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TitleExploring the Personal Theories of Scottish Early Years
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interview to produce a display for parents as she thought that the images indicated

aspects of practice worth sharing. Participants commented that they benefitted from

the focused time. All the settings and participants were told of the process prior to

agreeing to participate in the research. Participants showed a commitment to the

research process and the indications were that they gained from the formative

experience. The agreement with the settings and participants was to the general good

rather than specific returns.

Interviewing as a Data Collection Method

Referring to Murphy et al.’s ‘radical critique of interviews, Hammersley (2003: 119)

notes concern from some qualitative researchers regarding the prevalence of

interview data in research. In particular, the premise that it is possible to use interview

data to provide insight into participants’ thoughts is considered problematic. The

‘radical critique of interviews’ therefore stresses the interview in itself is a social

construction; contextual and discursive. Hence in this research study which mobilizes a

post- foundational analytical frame of the Feminist ‘Ethic of Care’ through the writing

of Tronto (1993, 2013), there could be a challenge that the research methods of

observation and interviews are foundational and therefore inconsistent with the

analytical framing (I ‘Anson, personal communication, 2015).

This possible limitation also relates to Sapsford and Jupp’s (2006) note that

observation notes are shaped by the observer. It is the observer who decides what is

considered to be important to note. In a similar respect, the interview process can be

shaped by the interviewer as it is the interviewer who determines the questions and

shapes the interview. A semi- structured interview though does allow the participant

some scope for developing answers and altering the path of the interview.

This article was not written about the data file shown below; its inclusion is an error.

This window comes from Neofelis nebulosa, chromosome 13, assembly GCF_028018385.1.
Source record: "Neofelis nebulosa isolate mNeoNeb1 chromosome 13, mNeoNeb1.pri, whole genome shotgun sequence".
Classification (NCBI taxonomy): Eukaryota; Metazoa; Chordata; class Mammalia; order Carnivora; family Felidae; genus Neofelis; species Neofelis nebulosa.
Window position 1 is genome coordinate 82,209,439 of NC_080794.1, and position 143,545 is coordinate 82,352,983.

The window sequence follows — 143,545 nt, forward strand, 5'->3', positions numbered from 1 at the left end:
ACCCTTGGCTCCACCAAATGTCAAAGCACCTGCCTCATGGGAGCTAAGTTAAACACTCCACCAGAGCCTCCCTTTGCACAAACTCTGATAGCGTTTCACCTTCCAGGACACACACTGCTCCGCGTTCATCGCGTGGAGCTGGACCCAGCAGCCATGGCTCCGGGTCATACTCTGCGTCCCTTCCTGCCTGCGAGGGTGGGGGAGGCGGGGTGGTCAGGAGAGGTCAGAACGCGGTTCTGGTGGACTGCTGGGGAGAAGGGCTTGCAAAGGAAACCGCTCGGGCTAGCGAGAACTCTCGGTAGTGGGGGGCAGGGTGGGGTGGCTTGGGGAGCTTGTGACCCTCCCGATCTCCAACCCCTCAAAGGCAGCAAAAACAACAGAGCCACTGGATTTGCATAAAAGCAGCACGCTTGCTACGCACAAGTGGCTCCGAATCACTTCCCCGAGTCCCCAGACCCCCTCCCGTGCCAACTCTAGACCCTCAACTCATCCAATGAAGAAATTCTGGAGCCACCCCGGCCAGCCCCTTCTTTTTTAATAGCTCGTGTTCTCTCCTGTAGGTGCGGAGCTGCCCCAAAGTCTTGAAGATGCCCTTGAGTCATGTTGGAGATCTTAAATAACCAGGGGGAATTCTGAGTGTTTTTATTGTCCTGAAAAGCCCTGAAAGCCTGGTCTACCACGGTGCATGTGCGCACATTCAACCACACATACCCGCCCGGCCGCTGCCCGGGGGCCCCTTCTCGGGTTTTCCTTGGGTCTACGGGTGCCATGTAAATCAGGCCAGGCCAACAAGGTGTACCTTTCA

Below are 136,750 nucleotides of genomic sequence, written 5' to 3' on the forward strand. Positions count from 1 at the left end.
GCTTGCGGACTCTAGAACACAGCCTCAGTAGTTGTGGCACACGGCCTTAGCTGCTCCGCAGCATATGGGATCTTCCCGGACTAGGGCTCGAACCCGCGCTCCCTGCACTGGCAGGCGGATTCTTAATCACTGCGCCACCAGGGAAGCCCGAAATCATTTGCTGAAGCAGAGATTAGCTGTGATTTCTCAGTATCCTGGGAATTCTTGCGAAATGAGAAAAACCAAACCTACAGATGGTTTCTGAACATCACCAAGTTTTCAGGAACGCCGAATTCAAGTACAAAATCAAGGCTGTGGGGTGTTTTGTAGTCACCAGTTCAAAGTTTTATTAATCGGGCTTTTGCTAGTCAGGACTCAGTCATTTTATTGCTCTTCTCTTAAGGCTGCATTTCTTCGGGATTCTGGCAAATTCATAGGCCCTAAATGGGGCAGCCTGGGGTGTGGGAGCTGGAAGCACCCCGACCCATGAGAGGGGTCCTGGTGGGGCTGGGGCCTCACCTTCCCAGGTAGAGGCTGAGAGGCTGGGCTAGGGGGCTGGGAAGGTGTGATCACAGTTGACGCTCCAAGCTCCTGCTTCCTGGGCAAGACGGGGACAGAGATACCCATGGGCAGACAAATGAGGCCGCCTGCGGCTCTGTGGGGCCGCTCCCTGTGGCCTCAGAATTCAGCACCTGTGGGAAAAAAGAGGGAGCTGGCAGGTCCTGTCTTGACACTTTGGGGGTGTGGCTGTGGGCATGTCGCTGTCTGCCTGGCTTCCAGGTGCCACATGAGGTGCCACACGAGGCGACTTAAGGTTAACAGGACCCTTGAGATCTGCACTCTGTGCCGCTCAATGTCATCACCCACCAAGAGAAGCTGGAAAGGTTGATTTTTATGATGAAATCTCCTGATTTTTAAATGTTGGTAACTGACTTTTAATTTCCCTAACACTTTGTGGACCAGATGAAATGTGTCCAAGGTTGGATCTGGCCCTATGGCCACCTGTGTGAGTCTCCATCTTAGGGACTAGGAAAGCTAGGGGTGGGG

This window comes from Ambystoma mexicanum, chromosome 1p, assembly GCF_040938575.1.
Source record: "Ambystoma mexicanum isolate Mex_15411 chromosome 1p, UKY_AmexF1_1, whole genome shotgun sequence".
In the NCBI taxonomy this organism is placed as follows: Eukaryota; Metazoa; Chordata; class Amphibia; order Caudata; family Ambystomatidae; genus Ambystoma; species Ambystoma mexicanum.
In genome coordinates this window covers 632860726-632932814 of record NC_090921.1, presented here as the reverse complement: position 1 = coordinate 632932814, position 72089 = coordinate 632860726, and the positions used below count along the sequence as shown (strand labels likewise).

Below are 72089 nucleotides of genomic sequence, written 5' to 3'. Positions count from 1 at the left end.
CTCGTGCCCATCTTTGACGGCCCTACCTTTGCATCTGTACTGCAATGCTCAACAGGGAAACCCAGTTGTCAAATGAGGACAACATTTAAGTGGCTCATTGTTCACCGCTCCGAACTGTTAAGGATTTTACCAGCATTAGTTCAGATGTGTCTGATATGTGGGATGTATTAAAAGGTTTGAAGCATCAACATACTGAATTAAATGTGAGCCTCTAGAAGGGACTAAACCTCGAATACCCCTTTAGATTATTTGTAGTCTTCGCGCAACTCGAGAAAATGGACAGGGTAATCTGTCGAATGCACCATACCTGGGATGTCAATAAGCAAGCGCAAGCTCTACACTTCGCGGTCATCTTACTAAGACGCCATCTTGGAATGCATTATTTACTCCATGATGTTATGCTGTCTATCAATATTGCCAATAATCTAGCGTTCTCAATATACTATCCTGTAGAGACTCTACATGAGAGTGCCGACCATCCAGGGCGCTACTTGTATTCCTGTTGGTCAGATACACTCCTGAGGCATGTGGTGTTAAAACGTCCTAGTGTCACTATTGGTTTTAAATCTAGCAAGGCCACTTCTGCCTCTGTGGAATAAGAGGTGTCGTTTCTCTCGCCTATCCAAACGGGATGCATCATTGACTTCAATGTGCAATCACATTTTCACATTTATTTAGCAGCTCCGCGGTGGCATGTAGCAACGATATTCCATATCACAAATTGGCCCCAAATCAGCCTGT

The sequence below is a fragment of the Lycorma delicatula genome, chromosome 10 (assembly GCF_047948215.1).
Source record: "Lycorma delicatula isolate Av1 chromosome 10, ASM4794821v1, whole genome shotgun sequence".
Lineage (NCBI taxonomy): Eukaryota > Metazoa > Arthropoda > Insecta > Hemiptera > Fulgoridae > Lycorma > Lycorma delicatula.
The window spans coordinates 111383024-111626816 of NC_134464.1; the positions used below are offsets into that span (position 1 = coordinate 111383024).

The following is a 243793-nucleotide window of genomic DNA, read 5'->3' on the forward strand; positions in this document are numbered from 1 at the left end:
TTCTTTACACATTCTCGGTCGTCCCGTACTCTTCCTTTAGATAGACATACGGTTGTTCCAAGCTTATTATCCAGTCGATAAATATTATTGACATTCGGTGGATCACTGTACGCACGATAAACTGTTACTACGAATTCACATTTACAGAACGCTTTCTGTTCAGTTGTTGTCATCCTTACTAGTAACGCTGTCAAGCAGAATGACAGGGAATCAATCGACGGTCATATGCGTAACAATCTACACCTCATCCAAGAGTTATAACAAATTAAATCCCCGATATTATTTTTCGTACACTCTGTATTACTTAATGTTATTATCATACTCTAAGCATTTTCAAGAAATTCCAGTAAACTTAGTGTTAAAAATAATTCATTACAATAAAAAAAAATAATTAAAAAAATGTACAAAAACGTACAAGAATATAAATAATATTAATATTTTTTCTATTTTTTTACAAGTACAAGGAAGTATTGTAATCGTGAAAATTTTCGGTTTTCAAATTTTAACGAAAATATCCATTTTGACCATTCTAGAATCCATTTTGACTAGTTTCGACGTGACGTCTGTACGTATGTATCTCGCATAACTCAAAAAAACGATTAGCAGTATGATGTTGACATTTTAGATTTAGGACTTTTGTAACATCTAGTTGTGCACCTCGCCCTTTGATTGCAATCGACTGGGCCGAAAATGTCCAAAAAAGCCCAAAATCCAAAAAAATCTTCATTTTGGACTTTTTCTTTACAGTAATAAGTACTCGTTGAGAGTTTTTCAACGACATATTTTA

Additionally, the inclusion of the data collection method of photographs taken by the

participant provided some scope for the participant to shape the interview process.

That said, this identified limitation of this research study draws on Hammersley’s

(2003) response to the ‘radical critique of interviews’. In this response, Hammersley

(2003) argues that researchers need to consider what interviews can offer in terms of

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insight into a social phenomenon and what limitations that interviews present in terms

of research claims and conclusions. He contends that although researchers should be

cautious regarding interviews as a data collection method, interviewing as a method

should not be discounted outright. This research study draws on abduction in terms of

its knowledge claims. Its findings are tentative, partial and the researcher’s

interpretation of the ‘best fit’ with the data. Generalisation is linked to the reader’s

experience and understanding; the reader’s judgement of the sufficiency and insight

offered by the research based on the connections that the reader makes between the

research report and experience of the social phenomenon.

Currency of the Research

This thesis draws on research conducted as part of a part time PhD. For various

personal reasons, this part time PhD has spanned eight years; a period of time

considerably longer than the traditional three to four years for a full time PhD. This

extended time frame of study does impact on the research’s currency.

During the initial years of the research, there was a scarcity of empirical research

which prioritized practitioners working with children aged birth to three years.

Brownlee et al. (2004) work in an Australian context and Manning-Morton’s (2006)

research in England offered some insight into the research process. Over the course of

the part time PhD, however, the body of literature and empirical research centring the

practitioner’s voice has grown. The findings from this research study do resonate with

current research in the subject area.

Although the thesis has taken an extended period to complete, consultation with

literature enabled awareness of current debates within the field. The thesis has

incorporated relevant current literature in order to frame discussion.

Research Ethics

Ellis, in Ellis et al.’s (2008) paper recounting a panel discussion regarding qualitative

research methods, acknowledges the complexity of ethics in research where

relationships are built. The research’s philosophical frame of the Feminist ‘Ethic of

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